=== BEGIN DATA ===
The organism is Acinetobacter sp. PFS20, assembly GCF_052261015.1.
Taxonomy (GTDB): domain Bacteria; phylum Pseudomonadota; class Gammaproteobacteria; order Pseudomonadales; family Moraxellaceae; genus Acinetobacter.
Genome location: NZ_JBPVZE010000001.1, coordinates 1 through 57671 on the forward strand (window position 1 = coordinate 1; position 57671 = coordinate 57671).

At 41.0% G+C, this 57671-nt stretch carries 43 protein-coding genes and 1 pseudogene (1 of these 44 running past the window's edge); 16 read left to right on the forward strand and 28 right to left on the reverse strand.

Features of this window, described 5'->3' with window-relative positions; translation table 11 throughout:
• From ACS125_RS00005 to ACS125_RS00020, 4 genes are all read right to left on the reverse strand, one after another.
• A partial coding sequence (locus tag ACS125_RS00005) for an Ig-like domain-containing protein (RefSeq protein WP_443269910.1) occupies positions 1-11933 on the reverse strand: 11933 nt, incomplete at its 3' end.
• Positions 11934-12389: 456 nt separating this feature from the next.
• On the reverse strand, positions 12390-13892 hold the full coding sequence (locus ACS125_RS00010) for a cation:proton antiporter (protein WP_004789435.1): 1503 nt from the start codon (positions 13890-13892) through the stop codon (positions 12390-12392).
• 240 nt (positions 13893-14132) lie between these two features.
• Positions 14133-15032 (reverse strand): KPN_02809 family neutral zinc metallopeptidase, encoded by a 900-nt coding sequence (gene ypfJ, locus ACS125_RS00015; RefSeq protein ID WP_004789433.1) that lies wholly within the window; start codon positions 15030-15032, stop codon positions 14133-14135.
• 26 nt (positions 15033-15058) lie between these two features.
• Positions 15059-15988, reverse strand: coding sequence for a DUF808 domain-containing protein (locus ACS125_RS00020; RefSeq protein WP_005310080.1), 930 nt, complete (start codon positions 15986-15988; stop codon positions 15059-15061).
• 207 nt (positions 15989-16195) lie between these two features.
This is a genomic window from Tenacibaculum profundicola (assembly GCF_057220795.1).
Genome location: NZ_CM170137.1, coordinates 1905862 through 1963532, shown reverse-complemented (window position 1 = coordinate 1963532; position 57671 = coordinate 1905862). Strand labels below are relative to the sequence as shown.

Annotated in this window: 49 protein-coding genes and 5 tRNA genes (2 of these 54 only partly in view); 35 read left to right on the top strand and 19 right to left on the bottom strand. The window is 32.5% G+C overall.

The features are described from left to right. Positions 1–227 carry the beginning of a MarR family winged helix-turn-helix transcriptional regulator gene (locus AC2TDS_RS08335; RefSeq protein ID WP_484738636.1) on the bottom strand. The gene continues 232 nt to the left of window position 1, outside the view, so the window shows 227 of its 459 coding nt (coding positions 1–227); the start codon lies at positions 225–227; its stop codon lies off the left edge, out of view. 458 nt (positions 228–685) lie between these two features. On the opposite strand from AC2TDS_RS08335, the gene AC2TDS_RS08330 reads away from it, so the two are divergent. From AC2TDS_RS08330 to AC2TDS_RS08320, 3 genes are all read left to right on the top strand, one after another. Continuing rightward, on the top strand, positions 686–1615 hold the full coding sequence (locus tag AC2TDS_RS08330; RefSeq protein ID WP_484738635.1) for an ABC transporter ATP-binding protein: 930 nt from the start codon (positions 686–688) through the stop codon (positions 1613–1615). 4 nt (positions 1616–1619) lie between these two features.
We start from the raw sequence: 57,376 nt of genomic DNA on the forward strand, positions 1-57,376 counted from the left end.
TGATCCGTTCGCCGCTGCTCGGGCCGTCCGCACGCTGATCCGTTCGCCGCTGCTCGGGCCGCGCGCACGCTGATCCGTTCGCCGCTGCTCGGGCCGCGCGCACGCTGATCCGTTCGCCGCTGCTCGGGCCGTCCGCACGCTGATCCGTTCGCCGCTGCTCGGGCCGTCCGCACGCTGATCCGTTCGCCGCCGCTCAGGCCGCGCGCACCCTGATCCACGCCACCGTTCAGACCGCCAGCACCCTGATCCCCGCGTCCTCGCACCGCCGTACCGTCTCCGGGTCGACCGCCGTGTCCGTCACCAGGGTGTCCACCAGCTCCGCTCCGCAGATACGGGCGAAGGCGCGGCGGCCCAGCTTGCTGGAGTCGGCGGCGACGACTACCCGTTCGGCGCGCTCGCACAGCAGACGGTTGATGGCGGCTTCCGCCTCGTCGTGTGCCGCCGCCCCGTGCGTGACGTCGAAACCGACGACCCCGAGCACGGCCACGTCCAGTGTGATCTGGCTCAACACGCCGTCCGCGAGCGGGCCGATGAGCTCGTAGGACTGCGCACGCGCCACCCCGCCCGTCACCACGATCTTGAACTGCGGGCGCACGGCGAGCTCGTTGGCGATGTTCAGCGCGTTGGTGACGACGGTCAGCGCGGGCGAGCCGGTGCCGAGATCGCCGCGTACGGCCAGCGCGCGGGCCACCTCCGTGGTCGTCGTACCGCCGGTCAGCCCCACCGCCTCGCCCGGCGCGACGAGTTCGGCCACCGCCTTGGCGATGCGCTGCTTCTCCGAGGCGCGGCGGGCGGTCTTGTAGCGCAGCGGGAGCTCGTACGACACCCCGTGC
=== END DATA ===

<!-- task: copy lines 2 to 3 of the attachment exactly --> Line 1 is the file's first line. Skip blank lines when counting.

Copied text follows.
Taxonomy (GTDB): domain Bacteria; phylum Pseudomonadota; class Gammaproteobacteria; order Pseudomonadales; family Moraxellaceae; genus Acinetobacter.
Genome location: NZ_JBPVZE010000001.1, coordinates 1 through 57671 on the forward strand (window position 1 = coordinate 1; position 57671 = coordinate 57671).